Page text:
Given the diagnostic performance of such scores, these would be particularly useful when they are positive. Their authors argue that the use of these scores might reduce the number of complementary tests requested for AD. However, from our point of view, shared by other authors (9), is precisely in patients with positive test in whom radiological imaging would be more useful since it could determinate the severity of the AD, an essential factor in the therapeutic approach.

Finally, it has been proposed several alternatives to the Hinchey classification (10), some of which might even be useful to select patients candidates for outpatient treatment (11). Nonetheless, to date, this scale described for the first time in 1978 (12), subsequently modified by Wasvary et al. in 1999 (13), and adapted to the findings of CT-scan in recent years (4) continues to be the most widely used.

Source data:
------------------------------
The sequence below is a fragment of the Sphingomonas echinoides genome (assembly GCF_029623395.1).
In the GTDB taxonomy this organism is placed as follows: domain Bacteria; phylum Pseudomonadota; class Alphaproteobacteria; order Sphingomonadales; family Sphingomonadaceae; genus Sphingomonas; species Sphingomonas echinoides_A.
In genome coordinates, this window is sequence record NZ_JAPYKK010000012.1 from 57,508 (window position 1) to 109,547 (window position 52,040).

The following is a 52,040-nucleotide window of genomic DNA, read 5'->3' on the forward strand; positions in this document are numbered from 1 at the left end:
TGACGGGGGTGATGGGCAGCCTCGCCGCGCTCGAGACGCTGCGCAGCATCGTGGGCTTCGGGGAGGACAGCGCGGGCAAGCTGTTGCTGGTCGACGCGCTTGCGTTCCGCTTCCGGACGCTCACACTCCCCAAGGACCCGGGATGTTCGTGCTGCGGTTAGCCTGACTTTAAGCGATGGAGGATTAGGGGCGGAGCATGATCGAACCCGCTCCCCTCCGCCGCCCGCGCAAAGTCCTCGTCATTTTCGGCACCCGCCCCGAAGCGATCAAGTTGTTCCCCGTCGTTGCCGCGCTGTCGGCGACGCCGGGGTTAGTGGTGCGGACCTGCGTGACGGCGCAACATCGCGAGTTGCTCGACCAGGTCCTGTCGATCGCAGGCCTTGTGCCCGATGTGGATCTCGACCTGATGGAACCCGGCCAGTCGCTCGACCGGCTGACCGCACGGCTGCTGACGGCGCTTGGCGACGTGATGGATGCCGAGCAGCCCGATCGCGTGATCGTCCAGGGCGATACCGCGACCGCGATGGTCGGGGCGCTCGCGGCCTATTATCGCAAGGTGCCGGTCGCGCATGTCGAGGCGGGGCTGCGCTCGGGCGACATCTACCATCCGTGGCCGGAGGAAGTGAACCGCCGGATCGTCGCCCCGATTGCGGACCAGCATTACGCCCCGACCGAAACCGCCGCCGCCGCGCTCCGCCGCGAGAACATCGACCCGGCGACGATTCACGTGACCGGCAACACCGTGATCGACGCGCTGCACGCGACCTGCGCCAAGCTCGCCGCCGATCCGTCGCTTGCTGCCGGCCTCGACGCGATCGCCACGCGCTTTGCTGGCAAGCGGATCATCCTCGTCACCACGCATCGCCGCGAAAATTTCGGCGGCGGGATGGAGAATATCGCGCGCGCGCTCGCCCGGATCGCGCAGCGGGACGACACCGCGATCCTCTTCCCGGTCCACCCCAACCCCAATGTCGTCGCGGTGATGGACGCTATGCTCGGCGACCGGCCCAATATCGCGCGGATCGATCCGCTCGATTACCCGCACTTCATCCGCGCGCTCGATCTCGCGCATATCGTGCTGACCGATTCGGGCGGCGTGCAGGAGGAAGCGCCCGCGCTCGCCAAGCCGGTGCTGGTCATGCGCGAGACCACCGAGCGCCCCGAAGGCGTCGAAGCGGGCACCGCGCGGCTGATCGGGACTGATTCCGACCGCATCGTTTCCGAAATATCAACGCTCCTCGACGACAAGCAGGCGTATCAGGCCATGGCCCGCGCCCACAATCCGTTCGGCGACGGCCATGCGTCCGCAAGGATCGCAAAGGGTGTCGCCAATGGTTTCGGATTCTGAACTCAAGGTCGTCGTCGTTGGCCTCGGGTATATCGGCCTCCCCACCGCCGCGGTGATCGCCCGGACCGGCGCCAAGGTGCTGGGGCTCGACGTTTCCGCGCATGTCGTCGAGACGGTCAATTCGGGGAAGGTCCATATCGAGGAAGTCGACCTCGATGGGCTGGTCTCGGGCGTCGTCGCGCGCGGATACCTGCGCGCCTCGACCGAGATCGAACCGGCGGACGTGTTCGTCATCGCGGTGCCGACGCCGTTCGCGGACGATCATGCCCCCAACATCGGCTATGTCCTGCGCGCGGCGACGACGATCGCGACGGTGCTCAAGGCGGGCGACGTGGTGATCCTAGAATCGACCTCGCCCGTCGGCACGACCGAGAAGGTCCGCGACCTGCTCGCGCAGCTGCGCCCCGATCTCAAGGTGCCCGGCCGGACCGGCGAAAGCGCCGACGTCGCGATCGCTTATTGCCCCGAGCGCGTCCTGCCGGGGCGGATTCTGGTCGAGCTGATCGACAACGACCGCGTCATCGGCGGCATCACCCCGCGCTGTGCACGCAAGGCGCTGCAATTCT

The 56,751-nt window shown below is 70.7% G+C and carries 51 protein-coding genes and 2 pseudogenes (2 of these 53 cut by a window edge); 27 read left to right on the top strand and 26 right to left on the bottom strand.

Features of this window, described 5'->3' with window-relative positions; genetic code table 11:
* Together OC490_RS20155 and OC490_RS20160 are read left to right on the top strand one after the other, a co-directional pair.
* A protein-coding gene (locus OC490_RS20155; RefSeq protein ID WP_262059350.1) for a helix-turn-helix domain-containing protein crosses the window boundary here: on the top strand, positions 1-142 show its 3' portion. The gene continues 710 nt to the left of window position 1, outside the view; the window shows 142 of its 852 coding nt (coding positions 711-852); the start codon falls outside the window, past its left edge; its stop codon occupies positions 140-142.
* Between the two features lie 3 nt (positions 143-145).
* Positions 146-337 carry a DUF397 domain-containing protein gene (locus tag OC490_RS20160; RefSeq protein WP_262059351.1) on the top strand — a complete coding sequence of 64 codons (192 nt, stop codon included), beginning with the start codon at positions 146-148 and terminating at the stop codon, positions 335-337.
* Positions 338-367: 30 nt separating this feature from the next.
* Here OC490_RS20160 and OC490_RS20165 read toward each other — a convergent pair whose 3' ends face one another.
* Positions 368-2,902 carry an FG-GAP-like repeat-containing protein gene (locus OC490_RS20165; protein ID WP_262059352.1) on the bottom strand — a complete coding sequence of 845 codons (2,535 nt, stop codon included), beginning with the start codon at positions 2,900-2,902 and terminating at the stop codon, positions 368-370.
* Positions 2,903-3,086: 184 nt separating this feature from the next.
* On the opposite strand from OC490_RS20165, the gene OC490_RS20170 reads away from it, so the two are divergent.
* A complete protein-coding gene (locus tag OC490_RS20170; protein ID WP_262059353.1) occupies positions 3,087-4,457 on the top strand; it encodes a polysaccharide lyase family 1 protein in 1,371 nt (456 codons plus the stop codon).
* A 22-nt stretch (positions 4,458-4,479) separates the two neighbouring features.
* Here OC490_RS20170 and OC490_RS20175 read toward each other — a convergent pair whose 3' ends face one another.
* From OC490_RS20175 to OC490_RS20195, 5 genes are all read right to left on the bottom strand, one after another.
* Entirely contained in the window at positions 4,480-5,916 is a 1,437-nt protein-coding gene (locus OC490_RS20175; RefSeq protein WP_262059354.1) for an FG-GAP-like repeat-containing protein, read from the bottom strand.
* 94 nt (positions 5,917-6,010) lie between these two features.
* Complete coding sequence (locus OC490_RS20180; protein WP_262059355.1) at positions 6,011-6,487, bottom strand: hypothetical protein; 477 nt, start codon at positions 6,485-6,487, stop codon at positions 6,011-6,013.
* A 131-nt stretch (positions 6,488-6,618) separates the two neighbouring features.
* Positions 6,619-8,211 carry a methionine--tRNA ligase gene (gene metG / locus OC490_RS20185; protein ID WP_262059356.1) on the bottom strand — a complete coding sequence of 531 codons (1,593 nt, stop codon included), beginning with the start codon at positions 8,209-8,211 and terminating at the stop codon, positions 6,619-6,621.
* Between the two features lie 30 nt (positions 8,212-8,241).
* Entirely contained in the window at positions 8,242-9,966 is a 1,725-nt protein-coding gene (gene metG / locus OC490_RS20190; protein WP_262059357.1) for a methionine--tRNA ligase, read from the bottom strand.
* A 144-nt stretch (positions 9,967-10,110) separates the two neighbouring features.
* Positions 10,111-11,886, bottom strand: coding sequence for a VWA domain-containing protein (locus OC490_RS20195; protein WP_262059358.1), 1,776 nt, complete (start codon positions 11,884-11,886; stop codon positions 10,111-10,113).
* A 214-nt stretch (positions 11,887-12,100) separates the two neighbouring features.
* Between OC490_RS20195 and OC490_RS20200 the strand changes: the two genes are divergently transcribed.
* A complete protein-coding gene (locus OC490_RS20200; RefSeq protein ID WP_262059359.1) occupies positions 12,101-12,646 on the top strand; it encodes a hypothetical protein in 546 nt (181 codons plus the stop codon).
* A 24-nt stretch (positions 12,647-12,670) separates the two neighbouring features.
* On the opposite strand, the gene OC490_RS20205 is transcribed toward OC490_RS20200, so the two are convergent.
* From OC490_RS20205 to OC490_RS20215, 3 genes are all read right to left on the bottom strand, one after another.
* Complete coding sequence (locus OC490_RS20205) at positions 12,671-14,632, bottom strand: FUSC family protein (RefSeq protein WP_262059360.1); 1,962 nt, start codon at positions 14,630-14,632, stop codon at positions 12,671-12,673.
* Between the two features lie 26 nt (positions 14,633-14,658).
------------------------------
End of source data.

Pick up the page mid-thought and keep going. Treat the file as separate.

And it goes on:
Uncomplicated acute diverticulitis: Antibiotic therapy and outpatient treatment

Traditionally, treatment of uncomplicated AD (UC-AD) has been based on intravenous antibiotics and digestive rest. However, in recent years, various authors have considered the possibility of manage this condition through treatment with oral antibiotic and liquid diet from the beginning (14-20).

Biondo et al. (18) conducted a randomized clinical trial (RCT) in which 132 patients diagnosed with UC-AD received the same scheme of oral or intravenous antibiotic. After 60 days of follow-up, no difference in quality of life or rate of treatment failure (4.5 % vs. 6.1 %, respectively) was observed. In contrast, the average cost of inpatient treatment was 1,124 € higher than in the ambulatory group. These results are consistent, both in terms of safety and effectiveness (14,15,17,19,21), as well as efficiency (14,15,21), with other lower evidence studies previously published.